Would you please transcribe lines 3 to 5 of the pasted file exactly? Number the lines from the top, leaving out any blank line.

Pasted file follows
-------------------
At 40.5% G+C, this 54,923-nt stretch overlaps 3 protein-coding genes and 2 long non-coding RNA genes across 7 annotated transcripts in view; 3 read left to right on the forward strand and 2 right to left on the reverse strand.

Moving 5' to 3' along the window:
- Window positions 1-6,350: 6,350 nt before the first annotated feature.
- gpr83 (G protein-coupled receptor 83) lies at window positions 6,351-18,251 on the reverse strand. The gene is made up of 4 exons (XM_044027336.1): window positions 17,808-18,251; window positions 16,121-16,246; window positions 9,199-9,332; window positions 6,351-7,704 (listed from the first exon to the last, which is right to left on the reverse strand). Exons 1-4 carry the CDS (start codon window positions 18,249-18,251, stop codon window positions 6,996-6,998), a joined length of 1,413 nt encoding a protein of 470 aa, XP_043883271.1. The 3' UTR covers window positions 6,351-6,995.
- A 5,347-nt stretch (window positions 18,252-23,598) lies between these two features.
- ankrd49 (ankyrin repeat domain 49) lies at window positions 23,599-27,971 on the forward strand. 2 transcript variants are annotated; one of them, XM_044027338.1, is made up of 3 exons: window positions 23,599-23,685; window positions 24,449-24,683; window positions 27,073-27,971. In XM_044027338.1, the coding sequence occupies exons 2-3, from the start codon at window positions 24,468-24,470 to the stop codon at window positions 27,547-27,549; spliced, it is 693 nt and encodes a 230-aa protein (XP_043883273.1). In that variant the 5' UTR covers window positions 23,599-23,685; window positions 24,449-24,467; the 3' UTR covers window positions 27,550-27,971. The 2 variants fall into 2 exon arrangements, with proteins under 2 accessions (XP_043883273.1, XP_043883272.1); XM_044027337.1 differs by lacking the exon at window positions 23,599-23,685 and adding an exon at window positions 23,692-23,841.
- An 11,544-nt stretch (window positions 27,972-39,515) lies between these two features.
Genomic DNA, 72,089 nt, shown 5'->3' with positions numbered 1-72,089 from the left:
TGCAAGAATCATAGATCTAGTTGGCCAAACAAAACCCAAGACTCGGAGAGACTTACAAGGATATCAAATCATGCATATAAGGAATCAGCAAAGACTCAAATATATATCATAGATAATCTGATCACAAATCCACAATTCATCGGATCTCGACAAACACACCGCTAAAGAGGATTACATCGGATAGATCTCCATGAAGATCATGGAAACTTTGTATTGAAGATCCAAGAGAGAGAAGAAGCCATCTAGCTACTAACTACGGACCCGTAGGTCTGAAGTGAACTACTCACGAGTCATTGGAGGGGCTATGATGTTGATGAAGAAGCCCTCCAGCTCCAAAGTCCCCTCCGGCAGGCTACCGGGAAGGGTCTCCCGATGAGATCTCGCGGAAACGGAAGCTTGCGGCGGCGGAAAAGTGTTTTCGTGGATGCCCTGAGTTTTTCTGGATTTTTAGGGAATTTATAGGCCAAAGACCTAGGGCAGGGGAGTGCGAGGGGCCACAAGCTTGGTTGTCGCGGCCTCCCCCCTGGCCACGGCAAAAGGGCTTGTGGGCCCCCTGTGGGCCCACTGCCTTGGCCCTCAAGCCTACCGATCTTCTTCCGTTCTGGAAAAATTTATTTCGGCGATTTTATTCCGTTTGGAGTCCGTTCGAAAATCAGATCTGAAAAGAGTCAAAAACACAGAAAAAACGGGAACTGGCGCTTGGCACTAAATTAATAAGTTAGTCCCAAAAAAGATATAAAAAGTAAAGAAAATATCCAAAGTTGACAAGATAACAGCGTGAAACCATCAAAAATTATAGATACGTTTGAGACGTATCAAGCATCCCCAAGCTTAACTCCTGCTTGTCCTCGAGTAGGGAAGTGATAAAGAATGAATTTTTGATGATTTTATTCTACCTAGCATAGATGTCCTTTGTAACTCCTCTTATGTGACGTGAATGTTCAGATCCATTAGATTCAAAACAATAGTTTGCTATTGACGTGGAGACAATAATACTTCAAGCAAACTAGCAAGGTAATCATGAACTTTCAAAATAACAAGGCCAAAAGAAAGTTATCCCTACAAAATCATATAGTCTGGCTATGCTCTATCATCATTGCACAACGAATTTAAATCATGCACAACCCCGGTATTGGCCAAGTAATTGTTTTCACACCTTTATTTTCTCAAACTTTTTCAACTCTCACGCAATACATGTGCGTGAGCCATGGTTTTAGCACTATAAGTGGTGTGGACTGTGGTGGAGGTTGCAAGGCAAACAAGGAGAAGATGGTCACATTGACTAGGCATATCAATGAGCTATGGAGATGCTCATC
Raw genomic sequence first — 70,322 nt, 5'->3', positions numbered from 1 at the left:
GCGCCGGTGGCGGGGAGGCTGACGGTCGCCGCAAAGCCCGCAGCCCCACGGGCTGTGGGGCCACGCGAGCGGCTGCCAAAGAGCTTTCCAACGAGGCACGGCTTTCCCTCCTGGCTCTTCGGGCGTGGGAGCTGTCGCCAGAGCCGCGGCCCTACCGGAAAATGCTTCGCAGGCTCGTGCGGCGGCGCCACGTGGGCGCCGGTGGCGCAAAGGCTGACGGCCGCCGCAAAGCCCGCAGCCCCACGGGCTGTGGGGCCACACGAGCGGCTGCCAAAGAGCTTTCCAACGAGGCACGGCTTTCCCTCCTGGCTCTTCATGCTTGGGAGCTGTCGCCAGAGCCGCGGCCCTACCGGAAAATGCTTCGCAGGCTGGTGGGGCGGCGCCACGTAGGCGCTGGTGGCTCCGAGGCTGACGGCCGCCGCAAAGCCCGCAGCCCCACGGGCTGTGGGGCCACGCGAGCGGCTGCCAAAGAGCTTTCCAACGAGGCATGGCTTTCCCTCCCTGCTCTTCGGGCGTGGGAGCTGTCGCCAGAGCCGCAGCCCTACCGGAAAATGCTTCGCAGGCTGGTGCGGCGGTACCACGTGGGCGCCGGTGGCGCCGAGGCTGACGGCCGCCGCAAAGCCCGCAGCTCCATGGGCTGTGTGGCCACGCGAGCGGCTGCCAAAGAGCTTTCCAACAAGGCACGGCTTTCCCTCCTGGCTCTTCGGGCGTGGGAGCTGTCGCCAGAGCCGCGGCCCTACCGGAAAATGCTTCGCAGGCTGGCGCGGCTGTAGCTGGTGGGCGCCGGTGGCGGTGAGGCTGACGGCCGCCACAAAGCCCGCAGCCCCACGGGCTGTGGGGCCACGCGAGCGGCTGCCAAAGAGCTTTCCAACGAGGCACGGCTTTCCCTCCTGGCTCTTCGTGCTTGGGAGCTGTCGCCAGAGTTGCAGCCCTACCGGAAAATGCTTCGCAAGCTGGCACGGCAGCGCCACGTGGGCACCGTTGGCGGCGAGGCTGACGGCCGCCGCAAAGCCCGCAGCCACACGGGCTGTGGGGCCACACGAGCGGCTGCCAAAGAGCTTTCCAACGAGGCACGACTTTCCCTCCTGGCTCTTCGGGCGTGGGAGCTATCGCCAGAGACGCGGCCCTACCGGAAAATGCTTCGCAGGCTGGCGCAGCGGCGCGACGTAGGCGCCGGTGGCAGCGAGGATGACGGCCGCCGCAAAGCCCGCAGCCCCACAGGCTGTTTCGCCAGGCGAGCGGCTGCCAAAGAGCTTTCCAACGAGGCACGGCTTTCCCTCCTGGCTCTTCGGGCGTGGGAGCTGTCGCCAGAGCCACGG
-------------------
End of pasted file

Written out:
- Window positions 1-6,350: 6,350 nt before the first annotated feature.
- gpr83 (G protein-coupled receptor 83) lies at window positions 6,351-18,251 on the reverse strand. The gene is made up of 4 exons (XM_044027336.1): window positions 17,808-18,251; window positions 16,121-16,246; window positions 9,199-9,332; window positions 6,351-7,704 (listed from the first exon to the last, which is right to left on the reverse strand). Exons 1-4 carry the CDS (start codon window positions 18,249-18,251, stop codon window positions 6,996-6,998), a joined length of 1,413 nt encoding a protein of 470 aa, XP_043883271.1. The 3' UTR covers window positions 6,351-6,995.
- A 5,347-nt stretch (window positions 18,252-23,598) lies between these two features.